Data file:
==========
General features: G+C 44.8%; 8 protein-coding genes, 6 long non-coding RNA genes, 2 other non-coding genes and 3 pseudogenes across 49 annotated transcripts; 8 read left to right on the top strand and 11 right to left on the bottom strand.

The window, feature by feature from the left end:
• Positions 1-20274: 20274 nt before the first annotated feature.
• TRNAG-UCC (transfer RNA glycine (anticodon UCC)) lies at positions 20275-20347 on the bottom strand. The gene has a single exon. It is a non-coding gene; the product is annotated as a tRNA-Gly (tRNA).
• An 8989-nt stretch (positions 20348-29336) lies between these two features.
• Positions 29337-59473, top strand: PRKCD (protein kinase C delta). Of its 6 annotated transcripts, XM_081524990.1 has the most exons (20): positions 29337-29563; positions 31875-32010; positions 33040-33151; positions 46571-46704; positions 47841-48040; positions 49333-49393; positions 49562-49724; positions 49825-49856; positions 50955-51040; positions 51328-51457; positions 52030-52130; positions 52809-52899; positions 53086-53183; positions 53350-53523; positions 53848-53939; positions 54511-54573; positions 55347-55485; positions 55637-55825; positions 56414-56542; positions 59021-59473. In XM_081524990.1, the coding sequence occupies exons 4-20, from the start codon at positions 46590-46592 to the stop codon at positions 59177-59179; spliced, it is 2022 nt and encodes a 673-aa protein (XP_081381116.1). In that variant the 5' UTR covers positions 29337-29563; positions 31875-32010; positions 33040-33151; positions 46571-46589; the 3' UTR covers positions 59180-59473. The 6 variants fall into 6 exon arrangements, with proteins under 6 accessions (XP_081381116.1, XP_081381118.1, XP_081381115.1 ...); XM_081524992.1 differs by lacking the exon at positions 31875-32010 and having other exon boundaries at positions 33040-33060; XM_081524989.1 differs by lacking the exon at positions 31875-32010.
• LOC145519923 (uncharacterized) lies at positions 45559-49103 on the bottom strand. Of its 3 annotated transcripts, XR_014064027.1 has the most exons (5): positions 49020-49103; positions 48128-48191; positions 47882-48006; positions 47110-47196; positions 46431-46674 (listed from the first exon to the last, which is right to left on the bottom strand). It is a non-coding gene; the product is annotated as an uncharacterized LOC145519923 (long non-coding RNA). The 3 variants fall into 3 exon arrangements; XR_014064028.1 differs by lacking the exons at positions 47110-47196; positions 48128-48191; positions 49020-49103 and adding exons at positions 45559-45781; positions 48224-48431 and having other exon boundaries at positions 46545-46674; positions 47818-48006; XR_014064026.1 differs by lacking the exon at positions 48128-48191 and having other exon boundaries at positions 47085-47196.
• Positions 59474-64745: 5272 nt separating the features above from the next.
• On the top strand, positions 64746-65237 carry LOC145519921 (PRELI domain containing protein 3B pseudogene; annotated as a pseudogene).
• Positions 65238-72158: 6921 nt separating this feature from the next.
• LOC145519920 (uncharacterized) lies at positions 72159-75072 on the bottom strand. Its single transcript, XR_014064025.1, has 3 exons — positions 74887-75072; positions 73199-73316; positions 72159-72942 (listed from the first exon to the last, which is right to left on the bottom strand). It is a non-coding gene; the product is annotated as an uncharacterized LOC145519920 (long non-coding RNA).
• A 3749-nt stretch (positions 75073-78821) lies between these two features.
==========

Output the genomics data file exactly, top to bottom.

General features: G+C 44.8%; 8 protein-coding genes, 6 long non-coding RNA genes, 2 other non-coding genes and 3 pseudogenes across 49 annotated transcripts; 8 read left to right on the top strand and 11 right to left on the bottom strand.

The window, feature by feature from the left end:
• Positions 1-20274: 20274 nt before the first annotated feature.
• TRNAG-UCC (transfer RNA glycine (anticodon UCC)) lies at positions 20275-20347 on the bottom strand. The gene has a single exon. It is a non-coding gene; the product is annotated as a tRNA-Gly (tRNA).
• An 8989-nt stretch (positions 20348-29336) lies between these two features.
• Positions 29337-59473, top strand: PRKCD (protein kinase C delta). Of its 6 annotated transcripts, XM_081524990.1 has the most exons (20): positions 29337-29563; positions 31875-32010; positions 33040-33151; positions 46571-46704; positions 47841-48040; positions 49333-49393; positions 49562-49724; positions 49825-49856; positions 50955-51040; positions 51328-51457; positions 52030-52130; positions 52809-52899; positions 53086-53183; positions 53350-53523; positions 53848-53939; positions 54511-54573; positions 55347-55485; positions 55637-55825; positions 56414-56542; positions 59021-59473. In XM_081524990.1, the coding sequence occupies exons 4-20, from the start codon at positions 46590-46592 to the stop codon at positions 59177-59179; spliced, it is 2022 nt and encodes a 673-aa protein (XP_081381116.1). In that variant the 5' UTR covers positions 29337-29563; positions 31875-32010; positions 33040-33151; positions 46571-46589; the 3' UTR covers positions 59180-59473. The 6 variants fall into 6 exon arrangements, with proteins under 6 accessions (XP_081381116.1, XP_081381118.1, XP_081381115.1 ...); XM_081524992.1 differs by lacking the exon at positions 31875-32010 and having other exon boundaries at positions 33040-33060; XM_081524989.1 differs by lacking the exon at positions 31875-32010.
• LOC145519923 (uncharacterized) lies at positions 45559-49103 on the bottom strand. Of its 3 annotated transcripts, XR_014064027.1 has the most exons (5): positions 49020-49103; positions 48128-48191; positions 47882-48006; positions 47110-47196; positions 46431-46674 (listed from the first exon to the last, which is right to left on the bottom strand). It is a non-coding gene; the product is annotated as an uncharacterized LOC145519923 (long non-coding RNA). The 3 variants fall into 3 exon arrangements; XR_014064028.1 differs by lacking the exons at positions 47110-47196; positions 48128-48191; positions 49020-49103 and adding exons at positions 45559-45781; positions 48224-48431 and having other exon boundaries at positions 46545-46674; positions 47818-48006; XR_014064026.1 differs by lacking the exon at positions 48128-48191 and having other exon boundaries at positions 47085-47196.
• Positions 59474-64745: 5272 nt separating the features above from the next.
• On the top strand, positions 64746-65237 carry LOC145519921 (PRELI domain containing protein 3B pseudogene; annotated as a pseudogene).
• Positions 65238-72158: 6921 nt separating this feature from the next.
• LOC145519920 (uncharacterized) lies at positions 72159-75072 on the bottom strand. Its single transcript, XR_014064025.1, has 3 exons — positions 74887-75072; positions 73199-73316; positions 72159-72942 (listed from the first exon to the last, which is right to left on the bottom strand). It is a non-coding gene; the product is annotated as an uncharacterized LOC145519920 (long non-coding RNA).
• A 3749-nt stretch (positions 75073-78821) lies between these two features.